On January 20, 1967, the Progressive Liberal Party inherited a nation that financially was in good shape.
Sir Stafford Sands, whether you liked him or not, whether you agreed with him or not, whether you appreciated him or not, you have to agree that his genius was managing the country and there is no dispute, he managed The Bahamas and he did a good job.
He left The Bahamas with overemployment as many persons had two jobs and occasionally a third.
He was the consummate salesman and sold The Bahamas’ culture profitably all across Europe as he sent King Eric and His Knights, Ronnie Butler, ‘Peanuts’ Taylor, Richie Delamore, Freddie Munnings and others to serenade and promote The Bahamas.
He understood that that investment was not wasted.
He seemed to understand the three playgrounds of the tourist:
Places to dance and listen to native music; places to eat and enjoy the native dishes, and the big boys’ theater, the golf course.
He left scores of night clubs in place all over the capital, Grand Bahama and the Family Islands. Grand Bahama had the International Bazaar and Nassau had the Straw Market, etc.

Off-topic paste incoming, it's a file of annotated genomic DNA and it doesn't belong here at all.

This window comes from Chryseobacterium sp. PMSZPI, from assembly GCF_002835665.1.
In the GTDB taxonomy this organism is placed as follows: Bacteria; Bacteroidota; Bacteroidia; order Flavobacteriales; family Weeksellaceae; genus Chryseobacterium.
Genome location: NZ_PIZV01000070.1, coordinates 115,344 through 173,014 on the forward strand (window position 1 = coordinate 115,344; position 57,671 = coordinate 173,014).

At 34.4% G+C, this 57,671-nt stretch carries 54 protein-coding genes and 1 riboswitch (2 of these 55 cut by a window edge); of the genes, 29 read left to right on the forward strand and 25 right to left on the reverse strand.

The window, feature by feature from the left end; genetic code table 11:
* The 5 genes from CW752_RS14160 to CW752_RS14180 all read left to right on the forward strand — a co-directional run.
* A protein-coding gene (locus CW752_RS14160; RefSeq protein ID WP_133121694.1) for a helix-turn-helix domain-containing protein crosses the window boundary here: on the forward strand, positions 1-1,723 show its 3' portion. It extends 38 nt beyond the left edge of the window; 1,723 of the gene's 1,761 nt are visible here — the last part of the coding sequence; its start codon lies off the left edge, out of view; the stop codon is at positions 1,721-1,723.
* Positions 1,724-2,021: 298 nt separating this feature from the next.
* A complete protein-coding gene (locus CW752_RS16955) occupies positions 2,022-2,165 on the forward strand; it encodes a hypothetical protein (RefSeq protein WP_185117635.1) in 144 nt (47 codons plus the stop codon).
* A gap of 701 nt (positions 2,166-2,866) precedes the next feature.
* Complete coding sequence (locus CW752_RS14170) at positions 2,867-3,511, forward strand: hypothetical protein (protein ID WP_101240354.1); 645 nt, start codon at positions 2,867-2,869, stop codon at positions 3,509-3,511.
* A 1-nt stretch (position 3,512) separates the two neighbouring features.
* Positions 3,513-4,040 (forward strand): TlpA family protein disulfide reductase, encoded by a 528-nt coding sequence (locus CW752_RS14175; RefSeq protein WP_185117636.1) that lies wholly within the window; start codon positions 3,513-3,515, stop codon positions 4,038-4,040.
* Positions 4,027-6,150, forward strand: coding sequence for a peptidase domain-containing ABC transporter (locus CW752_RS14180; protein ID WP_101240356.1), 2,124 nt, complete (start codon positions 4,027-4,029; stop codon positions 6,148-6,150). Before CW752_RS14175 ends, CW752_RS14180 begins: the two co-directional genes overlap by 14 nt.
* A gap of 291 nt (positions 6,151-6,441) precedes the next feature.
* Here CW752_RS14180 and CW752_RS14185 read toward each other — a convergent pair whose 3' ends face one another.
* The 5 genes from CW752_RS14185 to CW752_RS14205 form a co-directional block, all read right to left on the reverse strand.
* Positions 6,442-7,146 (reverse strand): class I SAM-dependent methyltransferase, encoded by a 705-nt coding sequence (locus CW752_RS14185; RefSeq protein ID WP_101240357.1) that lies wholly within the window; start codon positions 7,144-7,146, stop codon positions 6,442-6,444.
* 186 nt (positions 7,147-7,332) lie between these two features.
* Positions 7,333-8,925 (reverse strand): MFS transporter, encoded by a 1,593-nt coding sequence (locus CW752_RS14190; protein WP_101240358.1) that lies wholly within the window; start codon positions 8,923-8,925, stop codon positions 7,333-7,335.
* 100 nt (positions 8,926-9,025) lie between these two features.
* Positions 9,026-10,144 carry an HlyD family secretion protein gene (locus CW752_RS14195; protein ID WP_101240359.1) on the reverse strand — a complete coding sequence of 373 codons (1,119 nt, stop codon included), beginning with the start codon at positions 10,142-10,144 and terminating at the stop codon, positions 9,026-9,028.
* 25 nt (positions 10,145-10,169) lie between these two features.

There were seven golf courses on Grand Bahama, five on New Providence, two on Eleuthera and one each on Abaco and Great Harbour Cay, a total of 16 or two for every 100,000 overnight visitors, truly the magic number.
Every leader and every minister of tourism was ignorant to these facts.
The country has paid a drastic price for this ignorance. A doubling of golf courses would bring comfortably 1.6 to 1.8 million visitors.
A half dozen more and easily the country could be seeing more than two million and an increase in GDP of $1.4 billion directly and another $0.7 billion indirectly.
Ironically in The Nassau Guardian of July 1, 2013, there is a story speaking to the elusiveness of the economic empowerment of Bahamians.
Again the leaders can only plead ignorance of procedure, or is there one ready to plead otherwise?
No matter how loud the leaders proclaim their belief in the people they wish to lead, as soon as they are in office the music changes and the people’s ‘inability’ to chart their own destiny becomes the unspoken topic.
As part of the populace these actions speak to the lack of belief in themselves of getting the job done.